Sunday, February 27, 2011

Let's start the day with a medialuna!


To start the day with a medialuna is very nice indeed. My favorite is the buttered medialuna (half moon) which I found tasty though probably packed with calories, but who's counting?

Vegetarian  Burger

My "healthy" restaurant chain of choice in Buenos Aires is the Green & Co. where for about 40 Argentine pesos, I could get a combo plate with vegies, shrimps or salmon, and sprinkling of rice. They also have vegetarian burgers, tartas, ensaladas and wraps. There's a branch at the famous Galerias Pacifico (shopping mall) on San Martin and Calle Florida.

For  afternoon breaks, I indulged on empanadas. I like the chicken empanadas best. It goes well with a nice glass of white Argentine wine. Here's a link to the recipe for this favorite Argentine snack.


There are empanadas with fruit fillings instead of meat. I find these at Mexican bakeries here in California. The choice of fillings are as many but the pineapple empanada is at the top of my list.

To complete the  meal, what can be better than this tiramisu from Café Tortoni? Sweet!!!

Oh, I haven't forgotten the steak! Find a parilla and order those thick and juicy steaks. This is really the "stuff" of Argentine cuisine.

Parillada mixta

Buen provecho!

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Images by Charie

Monday, February 21, 2011

Café Crawl - Buenos Aires

Café Tortoni

A trip to Buenos Aires would not be complete without a visit to at least one of its "cafe notables".  If in Paris you make a pilgrimage to its famous cafés on the Left Bank like Café de la Paix and Deux Magots or to Fouquet's on the Champs Elysees, you do the same in Buenos Aires. 

Wax figures of Jose Luis Borges, Carlos Gardel and Nadia

Café Tortoni is the oldest café in Buenos Aires. It has been around since 1858 and its regulars included Jose Luis Borges - the  poet and short story writer, the poet Nadia and Carlos Gardel, the singer and actor who made tango music famous worldwide. Their wax figures stand in one corner of the main dining room.  There's a theatre at the back of the café where tango shows are presented nightly. When I visited recently, there was a line at the door. The Tortoni is on Avenida de Mayo, a short walk from the Casa Rosada.

The Bar at Florida Garden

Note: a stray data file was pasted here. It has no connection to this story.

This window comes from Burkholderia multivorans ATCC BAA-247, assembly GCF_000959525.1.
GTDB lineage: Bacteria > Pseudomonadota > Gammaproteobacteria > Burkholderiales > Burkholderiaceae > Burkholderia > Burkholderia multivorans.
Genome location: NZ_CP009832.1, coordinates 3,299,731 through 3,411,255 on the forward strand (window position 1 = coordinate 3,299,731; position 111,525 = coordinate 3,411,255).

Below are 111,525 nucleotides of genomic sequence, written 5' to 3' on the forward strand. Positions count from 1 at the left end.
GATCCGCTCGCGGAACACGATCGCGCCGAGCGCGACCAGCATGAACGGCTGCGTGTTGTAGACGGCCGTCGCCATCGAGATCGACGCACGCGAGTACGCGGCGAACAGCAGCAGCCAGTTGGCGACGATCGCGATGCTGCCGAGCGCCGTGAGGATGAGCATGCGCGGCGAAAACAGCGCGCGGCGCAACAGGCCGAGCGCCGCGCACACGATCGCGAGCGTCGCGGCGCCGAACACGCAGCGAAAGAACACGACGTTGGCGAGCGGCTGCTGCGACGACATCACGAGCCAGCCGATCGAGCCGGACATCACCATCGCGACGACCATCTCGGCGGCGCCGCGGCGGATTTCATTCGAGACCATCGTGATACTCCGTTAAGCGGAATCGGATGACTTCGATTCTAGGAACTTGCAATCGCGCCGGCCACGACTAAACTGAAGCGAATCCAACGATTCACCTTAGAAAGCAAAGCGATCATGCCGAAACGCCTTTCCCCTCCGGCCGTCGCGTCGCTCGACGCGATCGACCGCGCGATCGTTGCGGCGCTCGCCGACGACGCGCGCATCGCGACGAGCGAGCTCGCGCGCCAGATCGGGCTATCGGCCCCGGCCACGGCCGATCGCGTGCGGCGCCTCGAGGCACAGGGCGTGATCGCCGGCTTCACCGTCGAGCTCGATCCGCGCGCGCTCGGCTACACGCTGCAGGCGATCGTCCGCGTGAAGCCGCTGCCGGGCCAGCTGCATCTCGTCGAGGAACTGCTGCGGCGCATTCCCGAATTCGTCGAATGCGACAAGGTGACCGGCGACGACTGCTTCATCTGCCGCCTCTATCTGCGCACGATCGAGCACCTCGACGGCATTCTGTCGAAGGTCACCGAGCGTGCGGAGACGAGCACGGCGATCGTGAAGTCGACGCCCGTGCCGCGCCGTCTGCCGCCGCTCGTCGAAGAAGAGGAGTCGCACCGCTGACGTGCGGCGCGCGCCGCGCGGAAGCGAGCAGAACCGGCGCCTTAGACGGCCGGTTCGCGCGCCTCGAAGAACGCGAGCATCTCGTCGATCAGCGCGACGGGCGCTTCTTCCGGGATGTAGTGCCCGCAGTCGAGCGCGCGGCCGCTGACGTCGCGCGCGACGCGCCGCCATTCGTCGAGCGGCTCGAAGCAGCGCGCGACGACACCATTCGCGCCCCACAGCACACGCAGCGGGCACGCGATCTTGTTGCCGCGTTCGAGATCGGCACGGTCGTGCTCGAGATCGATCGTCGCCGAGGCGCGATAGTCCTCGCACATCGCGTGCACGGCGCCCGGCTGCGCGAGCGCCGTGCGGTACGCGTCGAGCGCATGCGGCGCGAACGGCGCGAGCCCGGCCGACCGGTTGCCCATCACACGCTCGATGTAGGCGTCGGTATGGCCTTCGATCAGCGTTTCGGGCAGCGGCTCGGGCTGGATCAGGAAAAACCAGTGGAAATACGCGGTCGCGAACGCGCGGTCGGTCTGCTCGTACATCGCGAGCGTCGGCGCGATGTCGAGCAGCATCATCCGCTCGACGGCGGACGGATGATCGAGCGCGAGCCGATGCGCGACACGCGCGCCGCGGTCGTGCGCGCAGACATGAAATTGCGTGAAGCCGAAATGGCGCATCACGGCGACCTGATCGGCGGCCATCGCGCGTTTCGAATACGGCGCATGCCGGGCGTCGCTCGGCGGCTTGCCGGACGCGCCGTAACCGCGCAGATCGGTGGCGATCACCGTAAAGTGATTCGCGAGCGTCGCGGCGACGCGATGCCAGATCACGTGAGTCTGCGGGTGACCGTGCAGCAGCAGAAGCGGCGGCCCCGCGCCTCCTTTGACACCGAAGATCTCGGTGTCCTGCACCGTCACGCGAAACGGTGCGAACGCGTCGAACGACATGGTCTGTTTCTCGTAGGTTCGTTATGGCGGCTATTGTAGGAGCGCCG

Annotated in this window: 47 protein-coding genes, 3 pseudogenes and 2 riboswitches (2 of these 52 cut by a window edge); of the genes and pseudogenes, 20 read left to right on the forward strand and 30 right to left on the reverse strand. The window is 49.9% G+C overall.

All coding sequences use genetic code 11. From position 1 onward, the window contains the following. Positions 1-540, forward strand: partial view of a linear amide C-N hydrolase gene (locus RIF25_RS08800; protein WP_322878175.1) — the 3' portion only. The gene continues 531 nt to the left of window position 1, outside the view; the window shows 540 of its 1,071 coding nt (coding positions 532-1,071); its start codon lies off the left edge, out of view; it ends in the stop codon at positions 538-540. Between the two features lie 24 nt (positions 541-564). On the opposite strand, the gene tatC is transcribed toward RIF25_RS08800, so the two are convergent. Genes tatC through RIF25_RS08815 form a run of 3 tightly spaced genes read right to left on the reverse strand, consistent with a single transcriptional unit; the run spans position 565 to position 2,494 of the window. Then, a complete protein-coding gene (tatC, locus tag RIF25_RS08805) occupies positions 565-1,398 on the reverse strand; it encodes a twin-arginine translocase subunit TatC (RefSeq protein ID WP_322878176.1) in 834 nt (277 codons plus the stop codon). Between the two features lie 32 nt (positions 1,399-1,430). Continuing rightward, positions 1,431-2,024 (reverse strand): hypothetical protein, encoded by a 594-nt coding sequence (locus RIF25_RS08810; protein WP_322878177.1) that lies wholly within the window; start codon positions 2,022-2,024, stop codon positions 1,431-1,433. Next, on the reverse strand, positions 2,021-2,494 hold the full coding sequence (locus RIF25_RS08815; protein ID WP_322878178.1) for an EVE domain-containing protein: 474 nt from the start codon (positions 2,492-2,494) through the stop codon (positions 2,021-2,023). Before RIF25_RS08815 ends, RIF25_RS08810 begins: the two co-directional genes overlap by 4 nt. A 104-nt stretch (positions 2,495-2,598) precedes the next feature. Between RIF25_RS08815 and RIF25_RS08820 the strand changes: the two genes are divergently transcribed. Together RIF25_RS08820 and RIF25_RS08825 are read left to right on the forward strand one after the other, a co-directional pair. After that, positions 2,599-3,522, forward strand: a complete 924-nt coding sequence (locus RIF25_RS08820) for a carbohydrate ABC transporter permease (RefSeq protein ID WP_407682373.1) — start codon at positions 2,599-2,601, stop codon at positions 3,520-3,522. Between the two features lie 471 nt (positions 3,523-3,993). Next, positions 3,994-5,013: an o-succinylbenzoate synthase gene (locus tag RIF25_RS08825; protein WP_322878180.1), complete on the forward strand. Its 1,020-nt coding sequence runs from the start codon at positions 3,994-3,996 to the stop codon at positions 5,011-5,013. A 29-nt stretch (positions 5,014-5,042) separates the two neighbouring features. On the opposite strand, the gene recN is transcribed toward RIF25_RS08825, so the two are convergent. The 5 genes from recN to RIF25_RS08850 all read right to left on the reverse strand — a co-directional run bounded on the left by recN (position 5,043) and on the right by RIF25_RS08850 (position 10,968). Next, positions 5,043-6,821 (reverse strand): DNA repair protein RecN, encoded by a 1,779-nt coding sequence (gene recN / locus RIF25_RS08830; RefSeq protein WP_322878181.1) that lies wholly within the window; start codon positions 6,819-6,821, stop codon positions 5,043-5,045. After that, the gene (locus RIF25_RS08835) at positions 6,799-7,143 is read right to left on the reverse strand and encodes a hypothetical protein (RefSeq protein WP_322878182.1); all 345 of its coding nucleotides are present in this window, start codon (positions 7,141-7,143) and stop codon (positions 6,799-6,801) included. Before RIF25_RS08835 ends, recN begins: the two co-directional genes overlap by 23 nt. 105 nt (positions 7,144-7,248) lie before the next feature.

I would not order lunch nor dinner at these cafés. The food was not good at all at the Florida Garden which is located on the pedestrian shopping street of Calle Florida but I was well fed soaking in the beautiful room with paintings on the copper walls, the elegant staircase, the stand up bar with a glass fronted counter which displays tempting desserts and the constant stream of people coming in for coffee and sweets.

La Biela

At La Biela in Recoleta, the best seat in the house is on the terrace. But on a hot summer's day with temperatures in the 90's, the most comfortable seat is inside the restaurant, by the glass window.  I had a turkey cannelloni which was drenched in weak marinara sauce. It was a lot better though than the chicken and fries dish I was served at the Florida Garden and which I sent back to the kitchen for more time in the fryer as the chicken was undercooked, fatty, and was hard to chew. By the way, when you order food from the La Biela terrace under the green umbrellas with a view of the walls of La Recoleta Cemetery, you pay more than when you are seated inside the restaurant.

Turkey cannelloni at La Biela

There are around 53 café and bar notables in Buenos Aires. They're fun places to check out especially after many hours of walking and sightseeing. A mousse au chocolat and a cold refreshing beverage is exactly what you deserve after taking in all the sights.

To learn more about these cafés check out Frommer's Buenos Aires Day by Day. I found this book to be useful with maps and brief, relevant information. It is also light and portable.

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Images  by Charie

Saturday, February 19, 2011

And the March Continues

For three decades the Madres de Plaza de Mayo (Mothers of Plaza de Mayo) have been marching around the Pirámide in the Plaza de Mayo in Buenos Aires in memory of their missing children. The number of mothers are dwindling as the years pass yet those who are left persist and persevere with their quest for justice.

Plaza de Mayo from the Casa Rosada

In the the 70's (1976-1983) during what was called the Dirty War, thousands of Argentinians were kidnapped, tortured and killed by agents of the military dictatorship. Some of the abducted children were given to military families. There has yet to be a full accounting of the "desaparecidos" (the disappeared) although a civilian commission investigation puts the number at about 11,000 desaparacidos. Other sources claim the number to be as high as 30,000.

The Madres keep the memory and spirit of their missing children alive through their weekly march and other projects including free education and health care services, among others.

Banners are permanently displayed in the Plaza de Mayo which is across from the Casa Rosada (the seat of the executive branch of the government and office of the President). One of these reads: "No se puede y no se debe dejar de hablar del pasado" (We cannot and should not stop talking about the past).

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Images by Charie

Sunday, February 13, 2011

A Bookstore Like No Other